on happiness

i recently read an article in The Atlantic Monthly called What Makes Us Happy. it’s a fascinating overview of the Harvard Grant Study, a 72-year-long analysis of 268 men, one of the most comprehensive longitudinal examinations of people and their long-term happiness ever performed. the study is very similar in spirit to Michael Apted’s brilliant Seven Up! series, which examined the lives of a group of British schoolchildren over the course of 40 years, and provides some amazing insights into the human condition.

so what’s the punch line? what makes us happy? is there a set of basic factors common to people who are deemed, or deem themselves, happy?

in short, it seems the simple answer is "No." there’s no one set of things that guarantees happiness.

happiness is a complex, slippery thing, a state of being experienced subjectively, without clear causation. over the course of the lives of the men in the study, many experienced both happiness and sadness; happiness is not static or stable or concrete. many who appeared incredibly stable and well-balanced as young men went through depression and turmoil. on the other hand, many from troubled upbringings found success and happiness despite a bad start. some that seemed depressed and unhappy by any objective standard actually characterized themselves as happy.

for me, there were a few particularly insightful things in the article, not necessarily on the subject of happiness, but on human psychology as a whole.

Adaptations
there is a school of psychological thought that all of our perceptions of reality are distortions (although not necessarily in a negative sense). we see the world through a set of adaptations (or defenses) that evolve over the course of our lives. they are our unconscious thoughts and behaviors that help us deal with pain, conflict and uncertainty. based on the work of Anna Freud, there are four types of adaptations:

  • Psychotic: These are the isolating adaptations (like paranoia, schizophrenia, or megalomania) that make reality tolerable to the person experiencing it, but that seem crazy from an external perspective
  • Immature: A level above the psychotic, these reactions (e.g., passive aggression, hypochondria, projection, and fantasy) are better, but still impede intimacy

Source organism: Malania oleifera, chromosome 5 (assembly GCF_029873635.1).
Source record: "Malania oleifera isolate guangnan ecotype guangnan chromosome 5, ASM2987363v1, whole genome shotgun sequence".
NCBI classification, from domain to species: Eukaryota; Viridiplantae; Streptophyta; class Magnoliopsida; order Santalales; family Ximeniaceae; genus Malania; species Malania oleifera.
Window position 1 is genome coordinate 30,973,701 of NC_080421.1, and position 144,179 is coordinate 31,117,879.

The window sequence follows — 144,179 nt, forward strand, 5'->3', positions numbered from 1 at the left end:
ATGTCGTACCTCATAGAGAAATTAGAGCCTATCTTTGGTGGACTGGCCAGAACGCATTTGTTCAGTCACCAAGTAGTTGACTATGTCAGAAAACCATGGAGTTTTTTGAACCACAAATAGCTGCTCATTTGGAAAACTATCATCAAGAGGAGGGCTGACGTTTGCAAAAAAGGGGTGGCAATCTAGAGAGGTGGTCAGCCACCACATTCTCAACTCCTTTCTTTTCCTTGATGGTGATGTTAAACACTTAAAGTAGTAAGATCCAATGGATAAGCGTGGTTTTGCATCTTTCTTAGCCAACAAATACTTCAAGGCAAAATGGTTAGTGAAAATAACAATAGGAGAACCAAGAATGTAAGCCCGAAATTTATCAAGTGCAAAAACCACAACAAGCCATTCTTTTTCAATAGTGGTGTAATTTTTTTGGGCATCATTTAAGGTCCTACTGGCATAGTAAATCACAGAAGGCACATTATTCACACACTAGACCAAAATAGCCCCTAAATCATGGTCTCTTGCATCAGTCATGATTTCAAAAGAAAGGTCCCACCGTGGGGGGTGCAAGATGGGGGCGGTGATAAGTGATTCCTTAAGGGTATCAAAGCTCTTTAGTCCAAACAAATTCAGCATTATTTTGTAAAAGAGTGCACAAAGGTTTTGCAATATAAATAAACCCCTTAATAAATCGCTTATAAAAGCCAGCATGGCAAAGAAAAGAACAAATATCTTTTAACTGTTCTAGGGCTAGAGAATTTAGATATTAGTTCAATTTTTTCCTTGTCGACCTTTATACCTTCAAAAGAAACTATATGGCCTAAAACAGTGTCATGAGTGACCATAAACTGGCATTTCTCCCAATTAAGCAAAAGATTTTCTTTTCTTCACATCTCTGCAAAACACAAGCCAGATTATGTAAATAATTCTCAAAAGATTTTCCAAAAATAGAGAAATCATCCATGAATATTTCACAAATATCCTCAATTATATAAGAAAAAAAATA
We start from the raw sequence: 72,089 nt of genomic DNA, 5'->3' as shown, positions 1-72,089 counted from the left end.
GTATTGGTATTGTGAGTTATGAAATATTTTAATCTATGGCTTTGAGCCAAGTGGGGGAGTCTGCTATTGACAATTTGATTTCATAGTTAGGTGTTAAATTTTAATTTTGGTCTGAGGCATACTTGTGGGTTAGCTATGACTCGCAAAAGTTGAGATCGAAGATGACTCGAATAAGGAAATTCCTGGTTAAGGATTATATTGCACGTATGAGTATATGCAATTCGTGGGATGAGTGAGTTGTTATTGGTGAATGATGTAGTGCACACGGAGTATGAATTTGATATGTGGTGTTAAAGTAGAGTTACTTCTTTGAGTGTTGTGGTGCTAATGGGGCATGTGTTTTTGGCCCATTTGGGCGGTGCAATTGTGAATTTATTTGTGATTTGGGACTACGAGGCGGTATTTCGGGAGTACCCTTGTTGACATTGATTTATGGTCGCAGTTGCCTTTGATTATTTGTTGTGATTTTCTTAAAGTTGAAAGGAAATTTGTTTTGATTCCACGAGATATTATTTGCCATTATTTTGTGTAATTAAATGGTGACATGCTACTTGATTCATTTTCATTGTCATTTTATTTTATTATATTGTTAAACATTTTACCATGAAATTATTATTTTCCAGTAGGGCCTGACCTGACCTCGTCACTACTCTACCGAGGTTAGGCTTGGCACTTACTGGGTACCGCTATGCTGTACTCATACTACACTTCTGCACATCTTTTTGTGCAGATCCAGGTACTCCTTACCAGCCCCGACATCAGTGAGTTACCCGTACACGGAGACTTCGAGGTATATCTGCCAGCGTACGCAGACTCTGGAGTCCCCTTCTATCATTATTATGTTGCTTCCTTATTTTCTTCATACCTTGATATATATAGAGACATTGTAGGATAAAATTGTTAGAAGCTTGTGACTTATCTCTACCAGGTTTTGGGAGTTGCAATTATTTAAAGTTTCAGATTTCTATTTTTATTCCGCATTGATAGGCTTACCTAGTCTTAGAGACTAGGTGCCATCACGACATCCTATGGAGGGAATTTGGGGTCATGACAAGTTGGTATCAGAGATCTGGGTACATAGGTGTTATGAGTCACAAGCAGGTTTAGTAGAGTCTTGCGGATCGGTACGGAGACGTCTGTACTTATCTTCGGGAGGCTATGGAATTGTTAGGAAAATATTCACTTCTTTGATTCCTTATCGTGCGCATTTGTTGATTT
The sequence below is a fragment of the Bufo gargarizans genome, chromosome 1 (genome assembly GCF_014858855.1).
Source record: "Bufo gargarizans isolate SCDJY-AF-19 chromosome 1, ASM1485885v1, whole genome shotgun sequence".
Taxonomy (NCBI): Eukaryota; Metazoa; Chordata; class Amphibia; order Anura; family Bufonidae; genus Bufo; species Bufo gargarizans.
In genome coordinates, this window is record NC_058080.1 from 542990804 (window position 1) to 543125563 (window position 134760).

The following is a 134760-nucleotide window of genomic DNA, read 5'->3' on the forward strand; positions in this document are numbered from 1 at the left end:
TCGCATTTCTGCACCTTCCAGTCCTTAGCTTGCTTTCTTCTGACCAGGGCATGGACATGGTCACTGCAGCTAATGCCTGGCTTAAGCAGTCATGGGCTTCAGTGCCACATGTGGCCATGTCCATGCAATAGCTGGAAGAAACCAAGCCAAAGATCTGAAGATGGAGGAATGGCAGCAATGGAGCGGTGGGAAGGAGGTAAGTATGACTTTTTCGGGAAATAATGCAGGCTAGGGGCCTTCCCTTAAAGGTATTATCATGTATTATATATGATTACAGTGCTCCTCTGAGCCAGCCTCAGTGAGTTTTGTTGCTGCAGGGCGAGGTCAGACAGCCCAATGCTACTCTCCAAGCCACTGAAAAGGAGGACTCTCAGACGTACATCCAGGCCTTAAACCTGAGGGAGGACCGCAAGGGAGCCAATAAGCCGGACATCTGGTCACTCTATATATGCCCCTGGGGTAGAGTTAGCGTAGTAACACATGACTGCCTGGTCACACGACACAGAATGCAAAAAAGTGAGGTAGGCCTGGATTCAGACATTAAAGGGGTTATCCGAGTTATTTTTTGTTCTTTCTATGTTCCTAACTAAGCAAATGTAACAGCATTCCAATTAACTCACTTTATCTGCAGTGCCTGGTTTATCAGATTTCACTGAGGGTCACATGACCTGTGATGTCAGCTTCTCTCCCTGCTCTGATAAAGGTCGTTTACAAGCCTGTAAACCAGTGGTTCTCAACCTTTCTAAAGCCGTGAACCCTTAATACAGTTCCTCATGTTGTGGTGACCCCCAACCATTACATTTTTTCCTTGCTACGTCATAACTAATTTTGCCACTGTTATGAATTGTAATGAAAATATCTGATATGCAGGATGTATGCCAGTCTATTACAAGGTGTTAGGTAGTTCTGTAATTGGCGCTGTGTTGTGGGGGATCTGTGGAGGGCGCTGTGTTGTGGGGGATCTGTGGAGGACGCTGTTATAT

• Neurotic: These are the reactions of "normal" people, and include things like intellectualization (reduction of painful things into objects of formal thought), dissocation (removing oneself from one’s feelings), and repression (blocking or ignoring input from one’s senses)
  • Mature: The healthiest adaptations of all include things like humor, altruism, anticipation (looking forward to plan for future discomfort), suppression (postponing response until the time is right), or sublimation (finding outlets for feelings, like focus on work or sport).

our usage of these adaptations may change over time as we experience our lives. if i look at my own life honestly, i’d have to say most of my adaptions fall into the neurotic category, with occasionally mature responses. it’s difficult to really be objective about it, of course, and that’s one of the points of the article. it’s tough for people to see their own adaptations, the lenses through which they bend the light of the world and their experiences. rather than finding fault and illness with unhealthy adaptations, however, the champion of the study (George Vaillant) casts our use of them simply as an unwise deployment, and something we can change.

in other words, even someone whom a psychiatrist would characterize as depressed can grow, modify their adaptations, and thrive. this may be a slightly simplistic view when examined in the light of neuropsychology and the physiological basis for depression and other mental illnesses. i don’t think they are necessarily in conflict, but it seems to me the biological dimension of behavior shouldn’t be entirely discounted.

Factors for healthy aging
Vaillant did identify what he considered to be seven factors associated with healthy aging, based on the Grant Study. there is no clear and definitive causation (i.e., there are plenty of exceptions to the rules), but these things seemed important in many cases.

  1. Employing mature adaptations
  2. Education
  3. Stable marriage
  4. Not smoking
  5. Not abusing alcohol
  6. Some exercise
  7. Healthy weight

of the men in the study, 50 percent who were deemed "healthy happy" at age 80 possessed at least five of these factors. none of the men with three or fewer of these factors were happy at age 80. depression was a major factor as well; of the men who suffered from depression by age 50, 70 percent were dead or ill by age 63. although not stated, this is probably because depression erodes one’s ability to maintain a number of the factors above (e.g., approach to adaptations, stable marriage, smoking, alcohol abuse).